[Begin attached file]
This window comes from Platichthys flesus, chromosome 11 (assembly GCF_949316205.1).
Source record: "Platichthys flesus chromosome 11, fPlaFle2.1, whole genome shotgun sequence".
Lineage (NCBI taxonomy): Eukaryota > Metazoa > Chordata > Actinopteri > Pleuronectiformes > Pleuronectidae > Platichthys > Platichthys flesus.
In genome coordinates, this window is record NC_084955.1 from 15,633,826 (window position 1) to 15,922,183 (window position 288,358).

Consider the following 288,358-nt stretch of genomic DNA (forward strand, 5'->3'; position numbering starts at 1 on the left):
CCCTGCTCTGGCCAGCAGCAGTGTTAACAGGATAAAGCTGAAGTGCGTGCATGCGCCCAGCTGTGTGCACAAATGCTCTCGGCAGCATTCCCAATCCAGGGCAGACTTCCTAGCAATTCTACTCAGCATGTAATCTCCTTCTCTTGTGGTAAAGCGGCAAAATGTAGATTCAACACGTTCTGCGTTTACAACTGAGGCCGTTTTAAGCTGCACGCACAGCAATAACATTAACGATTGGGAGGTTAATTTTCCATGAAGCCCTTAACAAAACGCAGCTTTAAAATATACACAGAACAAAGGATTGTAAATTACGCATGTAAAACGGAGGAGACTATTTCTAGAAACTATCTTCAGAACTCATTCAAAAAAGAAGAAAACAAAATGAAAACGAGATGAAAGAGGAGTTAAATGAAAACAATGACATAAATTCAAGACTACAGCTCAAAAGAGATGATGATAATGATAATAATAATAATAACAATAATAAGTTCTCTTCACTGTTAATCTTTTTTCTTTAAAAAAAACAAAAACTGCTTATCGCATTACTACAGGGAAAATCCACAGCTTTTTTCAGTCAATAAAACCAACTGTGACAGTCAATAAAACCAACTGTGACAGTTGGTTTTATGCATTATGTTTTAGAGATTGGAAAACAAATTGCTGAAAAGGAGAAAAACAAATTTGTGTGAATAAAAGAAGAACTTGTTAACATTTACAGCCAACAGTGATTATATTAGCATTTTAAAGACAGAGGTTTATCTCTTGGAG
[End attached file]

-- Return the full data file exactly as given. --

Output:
This window comes from Platichthys flesus, chromosome 11 (assembly GCF_949316205.1).
Source record: "Platichthys flesus chromosome 11, fPlaFle2.1, whole genome shotgun sequence".
Lineage (NCBI taxonomy): Eukaryota > Metazoa > Chordata > Actinopteri > Pleuronectiformes > Pleuronectidae > Platichthys > Platichthys flesus.
In genome coordinates, this window is record NC_084955.1 from 15,633,826 (window position 1) to 15,922,183 (window position 288,358).

Consider the following 288,358-nt stretch of genomic DNA (forward strand, 5'->3'; position numbering starts at 1 on the left):
CCCTGCTCTGGCCAGCAGCAGTGTTAACAGGATAAAGCTGAAGTGCGTGCATGCGCCCAGCTGTGTGCACAAATGCTCTCGGCAGCATTCCCAATCCAGGGCAGACTTCCTAGCAATTCTACTCAGCATGTAATCTCCTTCTCTTGTGGTAAAGCGGCAAAATGTAGATTCAACACGTTCTGCGTTTACAACTGAGGCCGTTTTAAGCTGCACGCACAGCAATAACATTAACGATTGGGAGGTTAATTTTCCATGAAGCCCTTAACAAAACGCAGCTTTAAAATATACACAGAACAAAGGATTGTAAATTACGCATGTAAAACGGAGGAGACTATTTCTAGAAACTATCTTCAGAACTCATTCAAAAAAGAAGAAAACAAAATGAAAACGAGATGAAAGAGGAGTTAAATGAAAACAATGACATAAATTCAAGACTACAGCTCAAAAGAGATGATGATAATGATAATAATAATAATAACAATAATAAGTTCTCTTCACTGTTAATCTTTTTTCTTTAAAAAAAACAAAAACTGCTTATCGCATTACTACAGGGAAAATCCACAGCTTTTTTCAGTCAATAAAACCAACTGTGACAGTCAATAAAACCAACTGTGACAGTTGGTTTTATGCATTATGTTTTAGAGATTGGAAAACAAATTGCTGAAAAGGAGAAAAACAAATTTGTGTGAATAAAAGAAGAACTTGTTAACATTTACAGCCAACAGTGATTATATTAGCATTTTAAAGACAGAGGTTTATCTCTTGGAG